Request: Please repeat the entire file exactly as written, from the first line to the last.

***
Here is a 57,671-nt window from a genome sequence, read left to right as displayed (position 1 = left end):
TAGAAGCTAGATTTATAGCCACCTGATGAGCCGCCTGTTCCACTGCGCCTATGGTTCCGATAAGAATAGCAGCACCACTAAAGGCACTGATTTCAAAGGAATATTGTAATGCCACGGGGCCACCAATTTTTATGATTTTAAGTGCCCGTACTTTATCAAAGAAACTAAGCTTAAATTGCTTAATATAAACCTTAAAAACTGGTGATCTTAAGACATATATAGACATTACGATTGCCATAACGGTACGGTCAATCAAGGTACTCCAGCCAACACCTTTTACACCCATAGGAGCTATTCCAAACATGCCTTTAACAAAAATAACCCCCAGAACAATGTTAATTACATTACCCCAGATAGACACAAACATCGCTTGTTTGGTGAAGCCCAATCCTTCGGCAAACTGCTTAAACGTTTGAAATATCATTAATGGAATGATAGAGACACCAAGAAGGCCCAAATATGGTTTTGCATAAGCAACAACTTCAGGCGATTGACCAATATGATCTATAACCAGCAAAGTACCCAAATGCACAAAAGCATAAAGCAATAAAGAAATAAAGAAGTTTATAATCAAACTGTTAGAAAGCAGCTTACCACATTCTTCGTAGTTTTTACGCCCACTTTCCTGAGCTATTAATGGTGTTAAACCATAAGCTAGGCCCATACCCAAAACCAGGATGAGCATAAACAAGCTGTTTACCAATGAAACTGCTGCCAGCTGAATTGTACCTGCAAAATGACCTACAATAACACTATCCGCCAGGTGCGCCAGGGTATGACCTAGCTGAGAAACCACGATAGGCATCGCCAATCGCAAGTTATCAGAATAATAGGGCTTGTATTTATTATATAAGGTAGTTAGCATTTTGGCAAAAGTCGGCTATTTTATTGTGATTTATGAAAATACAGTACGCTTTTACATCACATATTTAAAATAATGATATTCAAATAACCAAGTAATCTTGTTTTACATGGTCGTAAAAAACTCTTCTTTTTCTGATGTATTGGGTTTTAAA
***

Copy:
Here is a 57,671-nt window from a genome sequence, read left to right as displayed (position 1 = left end):
TAGAAGCTAGATTTATAGCCACCTGATGAGCCGCCTGTTCCACTGCGCCTATGGTTCCGATAAGAATAGCAGCACCACTAAAGGCACTGATTTCAAAGGAATATTGTAATGCCACGGGGCCACCAATTTTTATGATTTTAAGTGCCCGTACTTTATCAAAGAAACTAAGCTTAAATTGCTTAATATAAACCTTAAAAACTGGTGATCTTAAGACATATATAGACATTACGATTGCCATAACGGTACGGTCAATCAAGGTACTCCAGCCAACACCTTTTACACCCATAGGAGCTATTCCAAACATGCCTTTAACAAAAATAACCCCCAGAACAATGTTAATTACATTACCCCAGATAGACACAAACATCGCTTGTTTGGTGAAGCCCAATCCTTCGGCAAACTGCTTAAACGTTTGAAATATCATTAATGGAATGATAGAGACACCAAGAAGGCCCAAATATGGTTTTGCATAAGCAACAACTTCAGGCGATTGACCAATATGATCTATAACCAGCAAAGTACCCAAATGCACAAAAGCATAAAGCAATAAAGAAATAAAGAAGTTTATAATCAAACTGTTAGAAAGCAGCTTACCACATTCTTCGTAGTTTTTACGCCCACTTTCCTGAGCTATTAATGGTGTTAAACCATAAGCTAGGCCCATACCCAAAACCAGGATGAGCATAAACAAGCTGTTTACCAATGAAACTGCTGCCAGCTGAATTGTACCTGCAAAATGACCTACAATAACACTATCCGCCAGGTGCGCCAGGGTATGACCTAGCTGAGAAACCACGATAGGCATCGCCAATCGCAAGTTATCAGAATAATAGGGCTTGTATTTATTATATAAGGTAGTTAGCATTTTGGCAAAAGTCGGCTATTTTATTGTGATTTATGAAAATACAGTACGCTTTTACATCACATATTTAAAATAATGATATTCAAATAACCAAGTAATCTTGTTTTACATGGTCGTAAAAAACTCTTCTTTTTCTGATGTATTGGGTTTTAAA